(Shadowtime Home)


Explore the author's map to discover strange stories from Mitcham and the surrounding areas.



Front Cover


Part 1 - Mitcham:

The Phantom Cyclist
of Mitcham Common
(update to Strange Mitcham)

A Dark Figure on Mitcham Common

Tales from the
Vestry Hall

'Calico Jack': The
Playful Ghost of
Lacks the Drapers

The Faces on the Walls:
Hancock's Cottages

The Haunted Cottages
in Tramway Path

The 'Haunting' of
Hall Place

The Spectral
Soldier of Graham

The Legend of
Mitcham Fair

Remember the Grotto

The Phantom of
the 'Folly'

An Apparition at
Woof & Sabine

Haunted Rooms at
Fry Metals

The Phantom Cat

Mitcham's (not so)
Haunted Mansion

The Kingston Zodiac

The 'Ghost Tree'

Ghostly Gardeners,
Medicinal Plants and
A Magical Tree

The 'Thing'

The Wrath of God

A Ghostly Experience
in Morden Road

Mitcham Clock Tower:
When Time Ran

The Rosier Family

The 'Ball of Fire'

UFO over Mitcham
Common, 2004

UFO over Tooting
  Bec Common, 1990

Part 2 - South of
Mitcham Common:

Carew Manor

The Ghosts of
Beddington Park

Beddington Parish
Church & Churchyard

The Figure in the

Under Beddington

A Spectral Cavalier

Other Information:

Author's website

'Haunted Mitcham' Facebook group:

Facebook group set up
by Geoff Mynn in
January 2015

Heritage maps

Thanks to the
Mitcham Society
and Merton Council
there are some very
nice heritage
maps of Mitcham

Download for free
via this link.

The Mitcham Ghost

Strange Mitcham
(2002): Errata


The Spectral Soldier of Graham Road

If, as so many believe, ghosts are spirits of the deceased lingering in places they once knew in life, then this tale presents something of a puzzle. There would seem to be no reason why a house in Graham Road should be haunted by the shade of an early 19th-century soldier yet that is precisely what 'Deborah' (pseudonym) clearly remembers seeing here.

Above: Graham Road. (James Clark, 2013)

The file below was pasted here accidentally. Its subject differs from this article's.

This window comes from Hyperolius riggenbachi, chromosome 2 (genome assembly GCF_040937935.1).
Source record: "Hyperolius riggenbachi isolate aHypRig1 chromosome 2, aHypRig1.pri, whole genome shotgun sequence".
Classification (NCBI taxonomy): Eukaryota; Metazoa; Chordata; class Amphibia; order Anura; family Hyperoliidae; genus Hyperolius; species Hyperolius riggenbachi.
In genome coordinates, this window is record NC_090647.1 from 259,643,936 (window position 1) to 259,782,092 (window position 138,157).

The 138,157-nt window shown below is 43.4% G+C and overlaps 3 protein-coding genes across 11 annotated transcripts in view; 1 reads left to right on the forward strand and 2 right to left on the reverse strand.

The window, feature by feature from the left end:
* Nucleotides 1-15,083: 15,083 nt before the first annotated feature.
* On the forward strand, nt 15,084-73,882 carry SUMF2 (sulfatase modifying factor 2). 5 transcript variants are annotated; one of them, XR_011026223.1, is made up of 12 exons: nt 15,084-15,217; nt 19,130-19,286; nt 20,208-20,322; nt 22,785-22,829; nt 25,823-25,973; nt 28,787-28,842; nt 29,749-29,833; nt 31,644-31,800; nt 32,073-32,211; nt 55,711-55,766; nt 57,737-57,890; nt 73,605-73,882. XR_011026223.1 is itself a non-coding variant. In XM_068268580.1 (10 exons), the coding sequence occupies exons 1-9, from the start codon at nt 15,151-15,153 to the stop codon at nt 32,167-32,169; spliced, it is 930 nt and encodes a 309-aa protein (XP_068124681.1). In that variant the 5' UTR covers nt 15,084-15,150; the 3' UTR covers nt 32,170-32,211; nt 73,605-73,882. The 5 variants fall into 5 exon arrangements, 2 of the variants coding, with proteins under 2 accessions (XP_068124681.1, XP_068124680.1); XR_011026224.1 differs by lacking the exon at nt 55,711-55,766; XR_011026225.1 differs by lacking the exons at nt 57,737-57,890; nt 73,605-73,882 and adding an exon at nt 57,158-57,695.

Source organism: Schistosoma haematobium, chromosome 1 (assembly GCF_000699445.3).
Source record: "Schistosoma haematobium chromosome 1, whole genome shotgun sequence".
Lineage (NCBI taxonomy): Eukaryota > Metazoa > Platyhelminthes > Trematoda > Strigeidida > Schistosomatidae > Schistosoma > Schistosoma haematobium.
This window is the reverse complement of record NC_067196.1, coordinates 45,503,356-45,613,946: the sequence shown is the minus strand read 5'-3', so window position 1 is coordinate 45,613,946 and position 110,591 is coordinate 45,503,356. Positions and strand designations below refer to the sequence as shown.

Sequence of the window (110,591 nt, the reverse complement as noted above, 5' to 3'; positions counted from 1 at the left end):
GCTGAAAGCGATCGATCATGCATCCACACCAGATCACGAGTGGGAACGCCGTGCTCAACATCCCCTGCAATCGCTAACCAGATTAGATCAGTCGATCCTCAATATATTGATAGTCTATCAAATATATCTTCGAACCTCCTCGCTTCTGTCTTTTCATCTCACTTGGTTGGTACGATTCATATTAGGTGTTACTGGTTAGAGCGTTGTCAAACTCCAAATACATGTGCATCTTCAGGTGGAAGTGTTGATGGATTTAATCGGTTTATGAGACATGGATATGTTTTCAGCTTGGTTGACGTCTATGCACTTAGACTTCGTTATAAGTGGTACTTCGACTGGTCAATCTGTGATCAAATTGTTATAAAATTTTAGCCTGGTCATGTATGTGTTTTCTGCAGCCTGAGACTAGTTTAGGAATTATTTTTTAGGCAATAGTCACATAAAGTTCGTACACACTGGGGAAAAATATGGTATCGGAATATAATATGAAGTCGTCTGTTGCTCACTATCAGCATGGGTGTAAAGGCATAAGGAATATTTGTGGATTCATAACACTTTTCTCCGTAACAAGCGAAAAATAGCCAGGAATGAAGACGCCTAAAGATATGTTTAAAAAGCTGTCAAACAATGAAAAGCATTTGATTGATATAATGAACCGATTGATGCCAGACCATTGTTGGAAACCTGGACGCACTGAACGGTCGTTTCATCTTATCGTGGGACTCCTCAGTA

Graham Road lies just to the south of Figges Marsh in upper Mitcham, and at the time the house in question was divided into two flats, one downstairs and one upstairs. The downstairs flat was Deborah's childhood home from 1970 until 1976.

It was, however, only on occasions when she was visiting her neighbour's flat upstairs that Deborah encountered this ghost. She remembers seeing it on three or four separate occasions in around 1974/75, at which time she would have been 4 or 5 years old. It was the apparition of a soldier wearing what in retrospect she believes was the redcoat of a British Army infantryman (circa 1835).

'I have a very clear memory of him still today,' she said.

After looking online for depictions of soldiers Deborah found the illustration shown below. She says that the private depicted 'is the double' of the figure she saw.

Above: British infantryman, c. 1835.
('Regimental Nicknames and Traditions of the British Army' (5th ed.), 1916, p.53)

Deborah always saw the apparition in daylight and always in the same place: the main upstairs room at the front of the building.

'He looked solid as if he was really in the room. He was tall and slim with no real kind of expression on his face apart from the "army look" (as if he was on parade) if that makes sense. I would say he was between 25 and 35.

'He used to appear near the doorway then slowly march, gun upright on shoulder, through the room ... then disappear [into a wall]. He did this every time I saw him.

'I never once felt threatened by him.'

Deborah would have further strange experiences long after her family moved away from Graham Road. In February 2013 she commented: 'Every home I have lived in since having my kids has had some kind of presence. I have a spirit where I am now. I believe it's the past tenant just keeping an eye on us. I used to be scared but now I am not. I have been told in the past that I have some psychic traits. I do see things in my dreams, especially of people I know that have passed.'

Above: The area around Graham Road as it was in the early 19th century, indicating the approximate location of Deborah's childhood home. (Taken from '24 Miles round London', published by G. F. Crutchley, 1841)

There is no apparent connection between the upper storey of that house in Graham Road and the military. Indeed there was not even a building on this site in the early 19th century: the map above shows the area as it was in 1841.

There is, therefore, no neat story to 'explain' why this ghost should have been seen here - and this lack of reason perhaps makes Deborah's experiences all the more disquieting.

[Source: personal communication with 'Deborah' (pseudonym), February 2013.]

© James Clark. All rights reserved. Should you wish to refer to material presented here you are most welcome to quote a short excerpt (of no more than one or two paragraphs) provided you give full attribution and supply a link back to this website. Use of longer excerpts will require the author's prior written permission - by all means feel free to ask! But please DO NOT steal my work by copying great chunks and posting them in their entirety without permission. Thank you.

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